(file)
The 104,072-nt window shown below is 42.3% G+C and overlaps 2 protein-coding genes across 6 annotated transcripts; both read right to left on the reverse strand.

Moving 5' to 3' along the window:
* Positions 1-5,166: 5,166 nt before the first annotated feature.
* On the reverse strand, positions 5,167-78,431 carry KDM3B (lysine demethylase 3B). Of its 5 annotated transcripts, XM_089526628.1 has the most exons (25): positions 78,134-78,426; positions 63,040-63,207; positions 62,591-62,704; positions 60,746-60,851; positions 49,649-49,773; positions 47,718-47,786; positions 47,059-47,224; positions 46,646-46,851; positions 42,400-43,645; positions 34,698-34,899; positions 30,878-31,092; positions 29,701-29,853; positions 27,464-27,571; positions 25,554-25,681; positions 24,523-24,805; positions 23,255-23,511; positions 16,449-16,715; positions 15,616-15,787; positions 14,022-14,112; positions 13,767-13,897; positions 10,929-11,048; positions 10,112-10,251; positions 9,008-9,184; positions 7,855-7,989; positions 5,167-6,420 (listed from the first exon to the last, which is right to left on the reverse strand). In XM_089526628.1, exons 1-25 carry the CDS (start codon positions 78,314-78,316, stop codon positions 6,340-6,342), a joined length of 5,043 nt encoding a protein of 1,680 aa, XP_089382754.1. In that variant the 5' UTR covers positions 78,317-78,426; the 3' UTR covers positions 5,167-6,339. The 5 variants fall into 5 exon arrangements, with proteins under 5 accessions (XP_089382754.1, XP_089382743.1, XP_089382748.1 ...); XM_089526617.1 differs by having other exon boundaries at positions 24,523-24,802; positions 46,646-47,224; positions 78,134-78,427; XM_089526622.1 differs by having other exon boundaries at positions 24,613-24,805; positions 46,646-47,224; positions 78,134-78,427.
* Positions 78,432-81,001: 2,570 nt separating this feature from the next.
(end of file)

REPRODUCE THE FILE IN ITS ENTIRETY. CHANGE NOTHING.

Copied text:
The 104,072-nt window shown below is 42.3% G+C and overlaps 2 protein-coding genes across 6 annotated transcripts; both read right to left on the reverse strand.

Moving 5' to 3' along the window:
* Positions 1-5,166: 5,166 nt before the first annotated feature.
* On the reverse strand, positions 5,167-78,431 carry KDM3B (lysine demethylase 3B). Of its 5 annotated transcripts, XM_089526628.1 has the most exons (25): positions 78,134-78,426; positions 63,040-63,207; positions 62,591-62,704; positions 60,746-60,851; positions 49,649-49,773; positions 47,718-47,786; positions 47,059-47,224; positions 46,646-46,851; positions 42,400-43,645; positions 34,698-34,899; positions 30,878-31,092; positions 29,701-29,853; positions 27,464-27,571; positions 25,554-25,681; positions 24,523-24,805; positions 23,255-23,511; positions 16,449-16,715; positions 15,616-15,787; positions 14,022-14,112; positions 13,767-13,897; positions 10,929-11,048; positions 10,112-10,251; positions 9,008-9,184; positions 7,855-7,989; positions 5,167-6,420 (listed from the first exon to the last, which is right to left on the reverse strand). In XM_089526628.1, exons 1-25 carry the CDS (start codon positions 78,314-78,316, stop codon positions 6,340-6,342), a joined length of 5,043 nt encoding a protein of 1,680 aa, XP_089382754.1. In that variant the 5' UTR covers positions 78,317-78,426; the 3' UTR covers positions 5,167-6,339. The 5 variants fall into 5 exon arrangements, with proteins under 5 accessions (XP_089382754.1, XP_089382743.1, XP_089382748.1 ...); XM_089526617.1 differs by having other exon boundaries at positions 24,523-24,802; positions 46,646-47,224; positions 78,134-78,427; XM_089526622.1 differs by having other exon boundaries at positions 24,613-24,805; positions 46,646-47,224; positions 78,134-78,427.
* Positions 78,432-81,001: 2,570 nt separating this feature from the next.